Net inflows into mutual funds in FY17 highest in at least 11 years
Net inflows in FY17 rose 155.66% from a year before to Rs3.43 trillion, the highest since at least 2005-06 when the equity market was gaining traction, AMFI data showed
Mumbai: As bank deposit rates fell and stock markets rose, mutual funds in 2016-17 received the highest net inflows in at least 11 years, led by income and liquid schemes.
Net inflows in the fiscal year ended March rose 155.66% from a year before to Rs3.43 trillion, the highest since at least 2005-06 when the equity market was gaining traction, data from the Association of Mutual Funds in India (AMFI) showed. Data prior to 2005-06 was not available.
India’s benchmark index Sensex rose 16.88% during the financial year, and was the third best-performer among its Asian peers. The index has delivered a compounded annual return of 13.48% from 2005-06 to 2016-17.
“A rise in systematic investment plans (SIPs) is the most important factor contributing to the rise in inflows into mutual funds. Investors are also more aware and disciplined in investing from a long-term perspective,” said Gopal Agrawal, chief investment officer (equities) at Tata Asset Management.
Mutual fund SIPs allow investors to regularly invest small amounts that go into equities instead of making lump sum investments at various points of time. Such investments are mostly made on a monthly or quarterly basis, although it is possible to make them even every week.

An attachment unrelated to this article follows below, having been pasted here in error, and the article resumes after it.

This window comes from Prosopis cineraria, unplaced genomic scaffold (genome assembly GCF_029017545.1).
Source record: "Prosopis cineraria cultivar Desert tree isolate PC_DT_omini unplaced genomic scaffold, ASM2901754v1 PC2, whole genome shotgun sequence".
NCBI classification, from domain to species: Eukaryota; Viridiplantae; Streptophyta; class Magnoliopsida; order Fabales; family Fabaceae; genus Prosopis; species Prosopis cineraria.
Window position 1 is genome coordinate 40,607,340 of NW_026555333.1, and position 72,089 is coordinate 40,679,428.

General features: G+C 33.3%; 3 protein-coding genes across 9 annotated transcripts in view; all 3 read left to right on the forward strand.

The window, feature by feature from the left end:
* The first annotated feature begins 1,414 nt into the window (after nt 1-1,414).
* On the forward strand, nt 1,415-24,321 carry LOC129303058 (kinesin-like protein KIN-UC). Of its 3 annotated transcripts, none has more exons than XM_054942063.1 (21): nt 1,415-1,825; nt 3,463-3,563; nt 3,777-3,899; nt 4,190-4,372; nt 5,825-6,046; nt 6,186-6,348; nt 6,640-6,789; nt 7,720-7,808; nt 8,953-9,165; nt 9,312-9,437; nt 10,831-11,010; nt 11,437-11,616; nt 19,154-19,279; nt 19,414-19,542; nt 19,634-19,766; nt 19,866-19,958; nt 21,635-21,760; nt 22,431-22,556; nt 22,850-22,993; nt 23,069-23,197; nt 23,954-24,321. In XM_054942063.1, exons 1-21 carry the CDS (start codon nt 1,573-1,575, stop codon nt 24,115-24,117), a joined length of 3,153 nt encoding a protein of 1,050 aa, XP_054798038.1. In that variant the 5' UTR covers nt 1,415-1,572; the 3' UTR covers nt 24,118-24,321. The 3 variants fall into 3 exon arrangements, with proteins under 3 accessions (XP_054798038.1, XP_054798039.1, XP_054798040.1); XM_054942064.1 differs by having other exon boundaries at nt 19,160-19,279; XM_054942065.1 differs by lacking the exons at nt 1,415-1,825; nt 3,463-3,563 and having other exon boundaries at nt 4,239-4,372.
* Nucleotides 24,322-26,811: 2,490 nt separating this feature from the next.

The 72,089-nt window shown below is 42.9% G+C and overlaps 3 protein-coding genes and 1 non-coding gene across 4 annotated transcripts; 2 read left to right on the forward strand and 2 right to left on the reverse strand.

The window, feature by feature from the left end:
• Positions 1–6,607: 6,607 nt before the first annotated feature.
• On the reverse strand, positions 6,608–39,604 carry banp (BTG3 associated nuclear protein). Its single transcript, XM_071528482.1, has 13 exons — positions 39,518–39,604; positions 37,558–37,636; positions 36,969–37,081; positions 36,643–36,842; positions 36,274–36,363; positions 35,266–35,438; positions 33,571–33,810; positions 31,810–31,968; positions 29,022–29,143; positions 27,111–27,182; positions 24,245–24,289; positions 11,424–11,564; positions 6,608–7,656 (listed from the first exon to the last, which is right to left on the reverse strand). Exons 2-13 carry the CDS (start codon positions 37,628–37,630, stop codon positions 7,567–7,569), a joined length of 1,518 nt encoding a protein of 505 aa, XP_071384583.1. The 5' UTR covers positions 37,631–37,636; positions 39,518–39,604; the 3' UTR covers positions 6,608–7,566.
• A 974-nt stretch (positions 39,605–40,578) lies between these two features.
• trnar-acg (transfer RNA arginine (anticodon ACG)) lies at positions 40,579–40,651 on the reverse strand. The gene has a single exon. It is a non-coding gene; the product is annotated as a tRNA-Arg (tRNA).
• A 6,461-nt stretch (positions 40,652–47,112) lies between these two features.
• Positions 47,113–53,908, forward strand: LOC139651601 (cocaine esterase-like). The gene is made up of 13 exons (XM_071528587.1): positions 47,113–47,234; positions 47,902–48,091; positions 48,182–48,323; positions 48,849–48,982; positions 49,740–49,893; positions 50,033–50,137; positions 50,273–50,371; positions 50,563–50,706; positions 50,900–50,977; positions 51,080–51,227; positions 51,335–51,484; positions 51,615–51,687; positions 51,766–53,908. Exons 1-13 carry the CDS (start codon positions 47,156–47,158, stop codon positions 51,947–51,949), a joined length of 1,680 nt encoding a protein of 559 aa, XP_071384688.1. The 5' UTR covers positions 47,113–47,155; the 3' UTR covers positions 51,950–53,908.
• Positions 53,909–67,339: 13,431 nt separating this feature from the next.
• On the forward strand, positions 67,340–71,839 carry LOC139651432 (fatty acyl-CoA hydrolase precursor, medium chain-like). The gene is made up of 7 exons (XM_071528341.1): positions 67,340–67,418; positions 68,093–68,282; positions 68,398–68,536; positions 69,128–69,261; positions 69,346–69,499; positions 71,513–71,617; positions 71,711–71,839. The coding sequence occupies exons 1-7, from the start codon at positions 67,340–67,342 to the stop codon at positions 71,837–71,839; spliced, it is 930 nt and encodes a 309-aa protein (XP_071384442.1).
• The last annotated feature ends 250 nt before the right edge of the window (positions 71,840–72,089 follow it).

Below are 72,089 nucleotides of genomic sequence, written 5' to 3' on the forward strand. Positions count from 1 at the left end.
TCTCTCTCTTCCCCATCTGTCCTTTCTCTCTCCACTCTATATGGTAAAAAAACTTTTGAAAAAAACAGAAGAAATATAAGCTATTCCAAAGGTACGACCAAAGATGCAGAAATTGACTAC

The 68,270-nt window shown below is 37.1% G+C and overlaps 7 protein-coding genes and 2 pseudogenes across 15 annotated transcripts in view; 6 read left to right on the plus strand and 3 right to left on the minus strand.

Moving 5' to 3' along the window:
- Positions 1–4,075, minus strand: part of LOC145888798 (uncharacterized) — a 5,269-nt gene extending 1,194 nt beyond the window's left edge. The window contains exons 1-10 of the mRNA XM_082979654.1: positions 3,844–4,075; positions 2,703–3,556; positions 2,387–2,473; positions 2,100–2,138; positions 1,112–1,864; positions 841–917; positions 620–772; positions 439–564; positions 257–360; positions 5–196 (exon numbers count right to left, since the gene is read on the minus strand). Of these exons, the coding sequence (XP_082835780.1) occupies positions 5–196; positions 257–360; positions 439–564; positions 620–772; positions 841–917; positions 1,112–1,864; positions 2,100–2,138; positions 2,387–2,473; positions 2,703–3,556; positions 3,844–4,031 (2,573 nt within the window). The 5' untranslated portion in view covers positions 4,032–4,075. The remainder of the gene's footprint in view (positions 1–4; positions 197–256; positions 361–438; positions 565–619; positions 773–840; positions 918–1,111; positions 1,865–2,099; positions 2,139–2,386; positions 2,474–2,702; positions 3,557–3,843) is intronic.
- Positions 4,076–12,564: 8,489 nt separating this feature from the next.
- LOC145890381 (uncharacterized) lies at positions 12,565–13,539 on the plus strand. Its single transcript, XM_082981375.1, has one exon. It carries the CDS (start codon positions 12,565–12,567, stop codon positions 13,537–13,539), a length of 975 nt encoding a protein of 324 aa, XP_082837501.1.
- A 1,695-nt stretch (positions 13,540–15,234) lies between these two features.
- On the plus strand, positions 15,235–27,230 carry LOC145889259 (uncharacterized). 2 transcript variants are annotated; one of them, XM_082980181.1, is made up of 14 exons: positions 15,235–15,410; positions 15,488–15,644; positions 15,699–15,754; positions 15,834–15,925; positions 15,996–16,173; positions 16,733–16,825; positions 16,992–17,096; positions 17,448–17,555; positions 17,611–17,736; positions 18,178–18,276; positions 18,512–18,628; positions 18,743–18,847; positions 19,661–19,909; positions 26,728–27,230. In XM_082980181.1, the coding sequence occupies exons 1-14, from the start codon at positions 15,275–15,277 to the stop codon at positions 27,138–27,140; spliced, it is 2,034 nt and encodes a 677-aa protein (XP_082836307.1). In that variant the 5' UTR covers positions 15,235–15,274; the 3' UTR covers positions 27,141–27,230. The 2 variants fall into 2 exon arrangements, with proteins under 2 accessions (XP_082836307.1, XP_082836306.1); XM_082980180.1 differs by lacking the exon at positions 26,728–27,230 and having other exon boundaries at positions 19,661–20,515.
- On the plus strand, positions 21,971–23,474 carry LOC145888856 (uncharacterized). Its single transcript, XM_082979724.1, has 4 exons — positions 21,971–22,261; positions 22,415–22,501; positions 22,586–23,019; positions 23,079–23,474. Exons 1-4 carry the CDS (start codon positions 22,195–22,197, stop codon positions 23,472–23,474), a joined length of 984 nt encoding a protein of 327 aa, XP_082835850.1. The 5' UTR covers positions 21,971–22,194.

Income and liquid schemes received maximum net inflows during the period, AMFI data showed. Net inflows in income schemes rose more than seven-fold to Rs1.2 trillion, while that in liquid funds grew more than four times to Rs95,826 crore.
“Income and liquid schemes have surged and such rise is triggered due to low interest rates from bank deposits,” said Raghvendra Nath, managing director of Ladderup Wealth Management Pvt. Ltd. He pointed out that in the last three to four years, average returns from corporate debt is in the range of 9-9.5%.
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Nath added that currently, bank fixed deposits return 3.5-4%, which is below inflation rates.
Vidya Bala, head of mutual fund research at Fundsindia.com, agreed.
“For the liquid schemes, it is largely the institutional flows. It is mainly meant for parking institutional money,” said Bala.
“People have flocked to income funds after the drop in fixed deposit (FD) rates. A number of investors have switched to debt funds from FDs, and that trend will continue for a while,” said Bala, adding that many of these were first-time mutual fund investors who prefer this option to traditional bank FDs.
“The more conservative investors would prefer income funds to equity-oriented funds,” added Bala.
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Net inflows into equity schemes in 2016-17 dropped 4.94% to Rs70,367 crore from a year before. However, interest in equity funds is growing, say asset managers, pointing to the near-92% rise in inflows since 2005-06.
“Investors are aware that the Indian economy is on a strong footing. Relative attractiveness of equities as an asset class has increased as other alternatives cease to be as attractive as before,” said Agrawal of Tata Asset Management, pointing to the decline in the rates of bank deposits.
“The long-term outlook on the economy and the markets looks positive,” added Agrawal.
Nath of Ladderup said the outlook for equity inflows was positive and he expects a deluge of inflows into the asset class over time.